43rd Annual Meeting – Book and Paper Session, May 16, “Let me Help You Help Me: Outreach as Preventive Conservation”, Library Collections Conservation Discussion Group

The structure of this session was three brief presentations followed by three breakout groups to discuss each of the presentations, with the presenters rotating between the groups.
Laura McCann, Conservation Librarian at NYU Libraries, was the first presenter and spoke about library training of student employees.
She gave an interesting presentation on the process their library has undergone in developing a more efficient and successful training program for student workers. Originally the Conservation Department of 3 staff members conducted hands-on training of small groups of students through workshops. While this had benefits of being able to design their own teaching content, increasing awareness among para-professional staff about the work of conservation and library materials preservation needs, and improving communication between conservation and other departments, there were problems such as the students being distracted during the workshop or not attending due to scheduling conflicts, and conservation issues not being correctly identified or work being poorly performed by the students when in placement.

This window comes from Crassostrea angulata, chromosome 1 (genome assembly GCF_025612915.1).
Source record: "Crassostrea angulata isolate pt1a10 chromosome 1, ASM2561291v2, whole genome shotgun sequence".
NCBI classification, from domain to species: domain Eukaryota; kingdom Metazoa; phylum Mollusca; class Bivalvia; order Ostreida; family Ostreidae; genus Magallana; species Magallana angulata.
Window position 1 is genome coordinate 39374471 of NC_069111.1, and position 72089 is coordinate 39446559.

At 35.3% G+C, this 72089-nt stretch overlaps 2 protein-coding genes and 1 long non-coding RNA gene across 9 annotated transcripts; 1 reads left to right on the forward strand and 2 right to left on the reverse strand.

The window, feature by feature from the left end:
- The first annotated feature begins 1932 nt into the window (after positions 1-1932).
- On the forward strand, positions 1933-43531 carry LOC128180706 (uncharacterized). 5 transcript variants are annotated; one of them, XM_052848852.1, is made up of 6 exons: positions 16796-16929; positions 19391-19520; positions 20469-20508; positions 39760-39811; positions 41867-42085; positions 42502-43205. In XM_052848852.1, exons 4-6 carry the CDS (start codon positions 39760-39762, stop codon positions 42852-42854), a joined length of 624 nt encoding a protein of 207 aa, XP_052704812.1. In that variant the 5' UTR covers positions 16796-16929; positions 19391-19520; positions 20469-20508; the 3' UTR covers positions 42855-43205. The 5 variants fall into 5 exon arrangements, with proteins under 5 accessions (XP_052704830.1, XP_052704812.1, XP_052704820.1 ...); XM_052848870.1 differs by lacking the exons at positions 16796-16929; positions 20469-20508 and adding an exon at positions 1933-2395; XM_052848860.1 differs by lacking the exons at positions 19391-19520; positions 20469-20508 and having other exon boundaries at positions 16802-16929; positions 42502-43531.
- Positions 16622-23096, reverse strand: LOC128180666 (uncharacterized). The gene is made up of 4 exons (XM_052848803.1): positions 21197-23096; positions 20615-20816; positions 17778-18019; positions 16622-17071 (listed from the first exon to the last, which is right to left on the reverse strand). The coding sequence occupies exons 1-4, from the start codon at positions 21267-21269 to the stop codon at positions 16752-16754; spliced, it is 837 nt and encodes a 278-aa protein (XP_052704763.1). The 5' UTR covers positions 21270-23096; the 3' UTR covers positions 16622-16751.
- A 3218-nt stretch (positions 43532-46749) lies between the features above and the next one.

By reaching out to the other library departments, a new approach was devised. Now there are fewer sessions and they involve a presentation (not hands-on) and pizza! The students’ managers are present and the sessions are compulsory. This has resulted in less conservation staff time required in training, more students receiving the training and a large increase in the number of library books correctly identified for conservation treatment.
The next step from here is to adapt this model to other situations, such as NYU’s new allied libraries in Brooklyn, Abu Dhabi and Shanghai with the challenges of geography and time differences added to the usual constraints of limited conservation resources and staffing. Ideas that they are exploring include Preservation Training LibGuides and short video tutorials.
Dawn Walus, Chief Conservator at Boston Athenaeum, spoke next about outreach and access at her institution.
The Boston Athenaeum has a wide and varied outreach program. They hold architecture tours of the building, open house events for the public to view spaces such as the conservation laboratory, evening events with their curators, tours and workshops with groups of young children, and an annual conservation fundraising evening. Members have special events such as specific tours and conservation lab visits, and digital images of the collection made by the digitization team feature in a digital photo frame in the membership office.